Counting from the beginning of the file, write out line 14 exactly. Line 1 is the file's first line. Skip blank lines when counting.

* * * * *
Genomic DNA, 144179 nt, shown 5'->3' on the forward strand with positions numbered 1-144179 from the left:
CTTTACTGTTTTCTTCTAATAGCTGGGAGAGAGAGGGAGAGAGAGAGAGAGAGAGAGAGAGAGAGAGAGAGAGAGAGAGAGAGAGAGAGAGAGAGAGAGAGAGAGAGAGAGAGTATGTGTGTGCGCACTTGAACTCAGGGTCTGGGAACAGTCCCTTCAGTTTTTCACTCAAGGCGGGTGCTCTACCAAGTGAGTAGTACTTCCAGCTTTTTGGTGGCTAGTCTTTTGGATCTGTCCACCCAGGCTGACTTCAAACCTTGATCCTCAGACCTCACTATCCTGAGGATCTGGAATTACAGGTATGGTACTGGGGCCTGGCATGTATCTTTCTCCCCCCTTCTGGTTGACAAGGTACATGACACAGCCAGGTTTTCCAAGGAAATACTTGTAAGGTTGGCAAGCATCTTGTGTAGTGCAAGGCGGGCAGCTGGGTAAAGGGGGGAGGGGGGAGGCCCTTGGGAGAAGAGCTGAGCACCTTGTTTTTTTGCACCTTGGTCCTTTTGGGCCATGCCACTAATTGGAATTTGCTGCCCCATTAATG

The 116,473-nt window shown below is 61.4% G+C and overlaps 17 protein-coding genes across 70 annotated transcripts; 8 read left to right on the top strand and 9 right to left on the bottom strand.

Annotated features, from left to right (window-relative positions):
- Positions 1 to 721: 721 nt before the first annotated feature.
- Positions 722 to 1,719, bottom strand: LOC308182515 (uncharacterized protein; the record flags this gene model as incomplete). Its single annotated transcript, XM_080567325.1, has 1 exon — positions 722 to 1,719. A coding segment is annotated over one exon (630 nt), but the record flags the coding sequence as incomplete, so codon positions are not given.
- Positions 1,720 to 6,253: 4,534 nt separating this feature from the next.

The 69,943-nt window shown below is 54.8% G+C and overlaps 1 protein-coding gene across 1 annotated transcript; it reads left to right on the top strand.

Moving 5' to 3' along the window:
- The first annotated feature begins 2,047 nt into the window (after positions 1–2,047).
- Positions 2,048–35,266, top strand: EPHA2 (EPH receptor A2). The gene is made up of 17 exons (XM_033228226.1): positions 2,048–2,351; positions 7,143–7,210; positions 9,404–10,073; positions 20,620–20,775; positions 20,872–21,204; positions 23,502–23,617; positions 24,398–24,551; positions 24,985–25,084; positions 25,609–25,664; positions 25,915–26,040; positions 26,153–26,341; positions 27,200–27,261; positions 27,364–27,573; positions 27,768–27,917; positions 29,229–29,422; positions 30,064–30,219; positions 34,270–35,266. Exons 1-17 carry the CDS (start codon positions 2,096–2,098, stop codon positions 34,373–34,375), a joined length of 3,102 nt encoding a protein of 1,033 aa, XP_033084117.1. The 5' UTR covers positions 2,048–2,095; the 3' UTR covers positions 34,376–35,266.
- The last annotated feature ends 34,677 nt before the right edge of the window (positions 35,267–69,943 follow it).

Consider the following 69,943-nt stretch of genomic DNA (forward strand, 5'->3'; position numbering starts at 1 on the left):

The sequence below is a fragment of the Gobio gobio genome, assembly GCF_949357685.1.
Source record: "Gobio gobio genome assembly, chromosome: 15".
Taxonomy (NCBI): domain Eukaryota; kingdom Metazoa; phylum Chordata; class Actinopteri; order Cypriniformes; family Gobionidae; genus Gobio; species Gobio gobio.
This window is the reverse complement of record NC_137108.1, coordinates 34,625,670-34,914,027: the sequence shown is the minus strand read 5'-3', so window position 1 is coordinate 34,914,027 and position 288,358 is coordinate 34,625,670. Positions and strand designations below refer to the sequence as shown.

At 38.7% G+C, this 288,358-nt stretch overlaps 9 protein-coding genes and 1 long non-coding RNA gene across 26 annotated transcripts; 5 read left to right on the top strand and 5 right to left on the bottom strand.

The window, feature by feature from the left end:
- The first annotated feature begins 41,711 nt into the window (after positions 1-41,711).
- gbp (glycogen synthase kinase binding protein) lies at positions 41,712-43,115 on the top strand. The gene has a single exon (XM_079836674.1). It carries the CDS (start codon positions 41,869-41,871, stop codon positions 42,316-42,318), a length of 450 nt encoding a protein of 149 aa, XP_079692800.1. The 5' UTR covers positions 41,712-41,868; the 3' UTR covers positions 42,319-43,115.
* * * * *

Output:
The sequence below is a fragment of the Gobio gobio genome, assembly GCF_949357685.1.